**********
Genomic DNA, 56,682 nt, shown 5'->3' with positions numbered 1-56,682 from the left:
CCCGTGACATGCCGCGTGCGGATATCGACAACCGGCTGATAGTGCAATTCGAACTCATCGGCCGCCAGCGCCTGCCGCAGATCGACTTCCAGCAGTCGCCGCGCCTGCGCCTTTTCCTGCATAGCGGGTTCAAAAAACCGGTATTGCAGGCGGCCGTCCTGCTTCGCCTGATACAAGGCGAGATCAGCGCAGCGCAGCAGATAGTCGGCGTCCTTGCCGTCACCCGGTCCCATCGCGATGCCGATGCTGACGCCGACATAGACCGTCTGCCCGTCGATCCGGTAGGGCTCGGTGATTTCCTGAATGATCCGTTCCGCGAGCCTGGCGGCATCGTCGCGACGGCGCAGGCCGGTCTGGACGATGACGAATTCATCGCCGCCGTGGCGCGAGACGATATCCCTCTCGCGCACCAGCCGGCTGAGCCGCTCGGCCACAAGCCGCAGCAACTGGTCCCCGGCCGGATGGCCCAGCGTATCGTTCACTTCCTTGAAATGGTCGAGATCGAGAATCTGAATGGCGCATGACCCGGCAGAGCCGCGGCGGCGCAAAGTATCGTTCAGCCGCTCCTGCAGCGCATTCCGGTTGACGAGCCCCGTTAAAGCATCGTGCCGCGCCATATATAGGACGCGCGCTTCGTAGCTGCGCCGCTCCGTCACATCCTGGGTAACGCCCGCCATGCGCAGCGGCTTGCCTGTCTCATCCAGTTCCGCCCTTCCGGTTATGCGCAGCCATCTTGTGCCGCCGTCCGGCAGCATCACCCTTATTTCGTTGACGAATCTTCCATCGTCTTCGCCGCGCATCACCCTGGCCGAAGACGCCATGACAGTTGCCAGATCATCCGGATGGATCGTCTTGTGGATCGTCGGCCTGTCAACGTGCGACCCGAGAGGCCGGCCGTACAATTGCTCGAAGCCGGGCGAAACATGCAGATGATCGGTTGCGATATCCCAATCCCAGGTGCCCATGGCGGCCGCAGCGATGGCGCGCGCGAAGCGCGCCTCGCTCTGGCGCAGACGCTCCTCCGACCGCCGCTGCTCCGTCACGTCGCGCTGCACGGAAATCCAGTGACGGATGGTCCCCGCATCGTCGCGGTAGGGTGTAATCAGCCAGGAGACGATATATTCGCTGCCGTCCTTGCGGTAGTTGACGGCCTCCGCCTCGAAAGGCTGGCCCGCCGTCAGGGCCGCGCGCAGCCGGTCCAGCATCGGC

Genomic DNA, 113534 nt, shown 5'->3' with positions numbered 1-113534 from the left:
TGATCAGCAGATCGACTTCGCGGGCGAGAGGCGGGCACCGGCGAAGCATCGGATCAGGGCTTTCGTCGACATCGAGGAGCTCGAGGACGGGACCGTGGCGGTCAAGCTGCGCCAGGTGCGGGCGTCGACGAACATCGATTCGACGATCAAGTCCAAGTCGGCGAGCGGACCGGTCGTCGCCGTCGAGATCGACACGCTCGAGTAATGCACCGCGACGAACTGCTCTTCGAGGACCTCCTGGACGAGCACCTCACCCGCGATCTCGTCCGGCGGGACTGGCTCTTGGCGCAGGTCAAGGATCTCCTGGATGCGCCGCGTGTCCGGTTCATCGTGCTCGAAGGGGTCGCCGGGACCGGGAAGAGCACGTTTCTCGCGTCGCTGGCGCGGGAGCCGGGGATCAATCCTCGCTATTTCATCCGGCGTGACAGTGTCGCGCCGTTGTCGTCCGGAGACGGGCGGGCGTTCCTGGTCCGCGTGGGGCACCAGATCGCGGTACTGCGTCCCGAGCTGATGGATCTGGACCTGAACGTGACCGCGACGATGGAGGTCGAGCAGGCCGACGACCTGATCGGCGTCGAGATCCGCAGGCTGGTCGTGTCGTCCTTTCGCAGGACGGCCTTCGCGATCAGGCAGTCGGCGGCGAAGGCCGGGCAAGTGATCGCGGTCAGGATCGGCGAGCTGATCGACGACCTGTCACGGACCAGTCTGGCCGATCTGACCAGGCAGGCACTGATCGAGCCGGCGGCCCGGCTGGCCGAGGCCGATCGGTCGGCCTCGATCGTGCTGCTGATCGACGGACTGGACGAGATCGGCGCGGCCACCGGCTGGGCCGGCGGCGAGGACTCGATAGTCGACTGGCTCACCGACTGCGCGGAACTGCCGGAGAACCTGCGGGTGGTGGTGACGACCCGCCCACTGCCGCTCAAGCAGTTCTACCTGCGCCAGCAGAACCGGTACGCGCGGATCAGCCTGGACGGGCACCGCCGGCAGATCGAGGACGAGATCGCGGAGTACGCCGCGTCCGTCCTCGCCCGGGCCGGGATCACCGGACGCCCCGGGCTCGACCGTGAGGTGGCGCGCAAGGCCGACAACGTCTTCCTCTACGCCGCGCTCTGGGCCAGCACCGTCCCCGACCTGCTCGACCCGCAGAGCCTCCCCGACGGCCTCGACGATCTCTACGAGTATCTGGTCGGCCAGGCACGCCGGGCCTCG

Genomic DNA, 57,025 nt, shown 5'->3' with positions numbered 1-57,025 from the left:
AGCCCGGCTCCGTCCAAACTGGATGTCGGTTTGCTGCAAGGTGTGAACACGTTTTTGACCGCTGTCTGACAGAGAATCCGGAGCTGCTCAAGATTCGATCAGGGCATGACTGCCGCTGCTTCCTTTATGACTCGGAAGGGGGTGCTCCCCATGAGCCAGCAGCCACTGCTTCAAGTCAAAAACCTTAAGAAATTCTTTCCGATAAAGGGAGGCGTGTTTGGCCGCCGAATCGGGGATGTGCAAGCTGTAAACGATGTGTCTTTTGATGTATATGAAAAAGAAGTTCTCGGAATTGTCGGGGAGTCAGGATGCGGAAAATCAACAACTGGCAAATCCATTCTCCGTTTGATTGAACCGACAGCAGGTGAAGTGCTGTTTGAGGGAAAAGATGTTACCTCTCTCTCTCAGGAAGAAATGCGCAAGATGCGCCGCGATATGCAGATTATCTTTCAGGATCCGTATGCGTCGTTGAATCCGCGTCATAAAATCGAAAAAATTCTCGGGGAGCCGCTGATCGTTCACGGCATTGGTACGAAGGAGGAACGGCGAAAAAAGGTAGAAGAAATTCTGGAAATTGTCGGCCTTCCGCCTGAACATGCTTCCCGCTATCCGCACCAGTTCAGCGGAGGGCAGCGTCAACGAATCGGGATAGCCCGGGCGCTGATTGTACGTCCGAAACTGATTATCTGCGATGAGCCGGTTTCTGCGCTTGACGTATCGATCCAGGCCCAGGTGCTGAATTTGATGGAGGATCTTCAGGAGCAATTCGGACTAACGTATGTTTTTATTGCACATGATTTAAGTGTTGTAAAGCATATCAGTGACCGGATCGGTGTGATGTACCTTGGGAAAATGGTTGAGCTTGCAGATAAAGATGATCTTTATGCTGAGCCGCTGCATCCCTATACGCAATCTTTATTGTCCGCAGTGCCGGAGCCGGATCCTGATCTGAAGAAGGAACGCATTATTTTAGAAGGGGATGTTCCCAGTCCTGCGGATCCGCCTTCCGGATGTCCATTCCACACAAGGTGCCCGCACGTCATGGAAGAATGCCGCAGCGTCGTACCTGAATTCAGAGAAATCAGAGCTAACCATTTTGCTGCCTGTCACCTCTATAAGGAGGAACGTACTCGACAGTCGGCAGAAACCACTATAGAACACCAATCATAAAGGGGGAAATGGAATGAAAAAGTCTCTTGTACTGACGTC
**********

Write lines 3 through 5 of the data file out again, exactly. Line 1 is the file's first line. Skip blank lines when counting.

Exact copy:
Genomic DNA, 113534 nt, shown 5'->3' with positions numbered 1-113534 from the left:
TGATCAGCAGATCGACTTCGCGGGCGAGAGGCGGGCACCGGCGAAGCATCGGATCAGGGCTTTCGTCGACATCGAGGAGCTCGAGGACGGGACCGTGGCGGTCAAGCTGCGCCAGGTGCGGGCGTCGACGAACATCGATTCGACGATCAAGTCCAAGTCGGCGAGCGGACCGGTCGTCGCCGTCGAGATCGACACGCTCGAGTAATGCACCGCGACGAACTGCTCTTCGAGGACCTCCTGGACGAGCACCTCACCCGCGATCTCGTCCGGCGGGACTGGCTCTTGGCGCAGGTCAAGGATCTCCTGGATGCGCCGCGTGTCCGGTTCATCGTGCTCGAAGGGGTCGCCGGGACCGGGAAGAGCACGTTTCTCGCGTCGCTGGCGCGGGAGCCGGGGATCAATCCTCGCTATTTCATCCGGCGTGACAGTGTCGCGCCGTTGTCGTCCGGAGACGGGCGGGCGTTCCTGGTCCGCGTGGGGCACCAGATCGCGGTACTGCGTCCCGAGCTGATGGATCTGGACCTGAACGTGACCGCGACGATGGAGGTCGAGCAGGCCGACGACCTGATCGGCGTCGAGATCCGCAGGCTGGTCGTGTCGTCCTTTCGCAGGACGGCCTTCGCGATCAGGCAGTCGGCGGCGAAGGCCGGGCAAGTGATCGCGGTCAGGATCGGCGAGCTGATCGACGACCTGTCACGGACCAGTCTGGCCGATCTGACCAGGCAGGCACTGATCGAGCCGGCGGCCCGGCTGGCCGAGGCCGATCGGTCGGCCTCGATCGTGCTGCTGATCGACGGACTGGACGAGATCGGCGCGGCCACCGGCTGGGCCGGCGGCGAGGACTCGATAGTCGACTGGCTCACCGACTGCGCGGAACTGCCGGAGAACCTGCGGGTGGTGGTGACGACCCGCCCACTGCCGCTCAAGCAGTTCTACCTGCGCCAGCAGAACCGGTACGCGCGGATCAGCCTGGACGGGCACCGCCGGCAGATCGAGGACGAGATCGCGGAGTACGCCGCGTCCGTCCTCGCCCGGGCCGGGATCACCGGACGCCCCGGGCTCGACCGTGAGGTGGCGCGCAAGGCCGACAACGTCTTCCTCTACGCCGCGCTCTGGGCCAGCACCGTCCCCGACCTGCTCGACCCGCAGAGCCTCCCCGACGGCCTCGACGATCTCTACGAGTATCTGGTCGGCCAGGCACGCCGGGCCTCG

Genomic DNA, 57,025 nt, shown 5'->3' with positions numbered 1-57,025 from the left: